“There are some words,” writes William Barclay, “which carry in their history the story of a nation’s triumph or a nation’s tragedy.” Aggareuein is such a word. It is used only three times in the New Testament and each time it is translated “to compel.” The central meaning of this word is that one is forced to do something which is distasteful and which one would not do unless compelled. The first time this word is used (Matt. 5:41), Jesus tells his followers that if only one mile is compelled, they are to go two. Mark and Matthew use the word of Simon of Cyrene, who was compelled to carry Christ’s cross to Calvary.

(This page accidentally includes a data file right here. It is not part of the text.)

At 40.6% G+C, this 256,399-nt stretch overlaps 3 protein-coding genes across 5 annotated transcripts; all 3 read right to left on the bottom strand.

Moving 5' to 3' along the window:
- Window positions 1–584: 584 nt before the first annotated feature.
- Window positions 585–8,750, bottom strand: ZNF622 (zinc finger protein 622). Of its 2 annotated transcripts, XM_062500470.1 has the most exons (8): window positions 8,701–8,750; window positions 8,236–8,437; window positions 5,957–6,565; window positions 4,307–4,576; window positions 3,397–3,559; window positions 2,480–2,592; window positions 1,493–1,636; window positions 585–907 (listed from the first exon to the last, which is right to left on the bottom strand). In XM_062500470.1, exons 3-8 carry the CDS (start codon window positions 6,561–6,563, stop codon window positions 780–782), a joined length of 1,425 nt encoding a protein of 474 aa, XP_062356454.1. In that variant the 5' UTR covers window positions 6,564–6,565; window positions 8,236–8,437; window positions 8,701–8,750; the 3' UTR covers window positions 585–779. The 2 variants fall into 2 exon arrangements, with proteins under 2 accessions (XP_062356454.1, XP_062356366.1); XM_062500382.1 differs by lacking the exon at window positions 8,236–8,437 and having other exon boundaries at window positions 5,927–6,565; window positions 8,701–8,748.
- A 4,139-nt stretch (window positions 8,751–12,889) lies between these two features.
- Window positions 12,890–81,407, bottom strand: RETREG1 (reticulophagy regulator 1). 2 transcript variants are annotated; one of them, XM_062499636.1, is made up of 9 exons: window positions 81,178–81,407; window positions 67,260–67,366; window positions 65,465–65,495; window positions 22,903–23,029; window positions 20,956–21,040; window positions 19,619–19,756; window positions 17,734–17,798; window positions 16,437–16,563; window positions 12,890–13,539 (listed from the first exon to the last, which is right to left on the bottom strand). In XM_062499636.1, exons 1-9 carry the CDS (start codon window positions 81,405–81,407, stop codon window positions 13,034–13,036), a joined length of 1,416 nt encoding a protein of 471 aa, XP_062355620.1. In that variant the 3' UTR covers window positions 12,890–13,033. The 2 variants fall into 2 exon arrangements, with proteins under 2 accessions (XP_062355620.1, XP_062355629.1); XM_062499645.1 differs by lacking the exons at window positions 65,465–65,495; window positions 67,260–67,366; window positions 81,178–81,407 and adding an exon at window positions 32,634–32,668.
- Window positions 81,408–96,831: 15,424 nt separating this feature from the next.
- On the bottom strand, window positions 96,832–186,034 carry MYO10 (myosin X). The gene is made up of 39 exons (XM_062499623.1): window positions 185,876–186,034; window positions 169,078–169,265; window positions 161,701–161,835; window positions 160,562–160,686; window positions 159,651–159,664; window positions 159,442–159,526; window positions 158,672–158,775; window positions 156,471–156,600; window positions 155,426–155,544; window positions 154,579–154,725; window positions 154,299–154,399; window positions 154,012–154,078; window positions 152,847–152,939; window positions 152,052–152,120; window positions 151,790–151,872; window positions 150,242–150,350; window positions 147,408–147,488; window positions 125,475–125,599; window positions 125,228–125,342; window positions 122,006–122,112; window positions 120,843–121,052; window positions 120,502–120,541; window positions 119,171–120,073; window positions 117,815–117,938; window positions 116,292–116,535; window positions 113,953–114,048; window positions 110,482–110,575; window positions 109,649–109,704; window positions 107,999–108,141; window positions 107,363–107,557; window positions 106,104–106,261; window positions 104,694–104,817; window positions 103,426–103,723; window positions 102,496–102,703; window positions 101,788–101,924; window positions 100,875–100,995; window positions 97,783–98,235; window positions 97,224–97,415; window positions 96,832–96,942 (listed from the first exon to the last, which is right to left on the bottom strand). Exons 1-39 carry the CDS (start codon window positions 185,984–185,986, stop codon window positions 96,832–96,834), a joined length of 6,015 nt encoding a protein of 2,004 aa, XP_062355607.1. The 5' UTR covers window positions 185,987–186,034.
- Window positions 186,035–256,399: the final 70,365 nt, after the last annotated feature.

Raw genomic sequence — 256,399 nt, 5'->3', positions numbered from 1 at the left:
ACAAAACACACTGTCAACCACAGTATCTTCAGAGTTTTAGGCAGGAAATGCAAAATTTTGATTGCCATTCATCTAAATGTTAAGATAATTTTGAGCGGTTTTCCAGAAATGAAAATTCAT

This word, “to compel,” is a very interesting word with a substantial history. Cyrus the Great formed a kind of Pony Express to carry messages across the far-flung Persian empire. His generals calculated how far a horse could run without breaking down and established posts for exchanging horses at such points. If no army horses were available, or a horse was lame, then privately owned horses could be impressed into service. Soon, this became the law of the ruling nations. And the Romans, in Jesus’ day, used it fully. This action of impressing into service either horses or man-power was the bitterest and most humiliating evidence of servitude. It was a constant reminder to the Hebrew nation that they were slaves, a vanquished people. And what made matters worse was that the petty officials and minor bureaucrats abused the system for their own gain. Grudgingly, the Jews gave this service. Roman law demanded one mile and that is what they would give.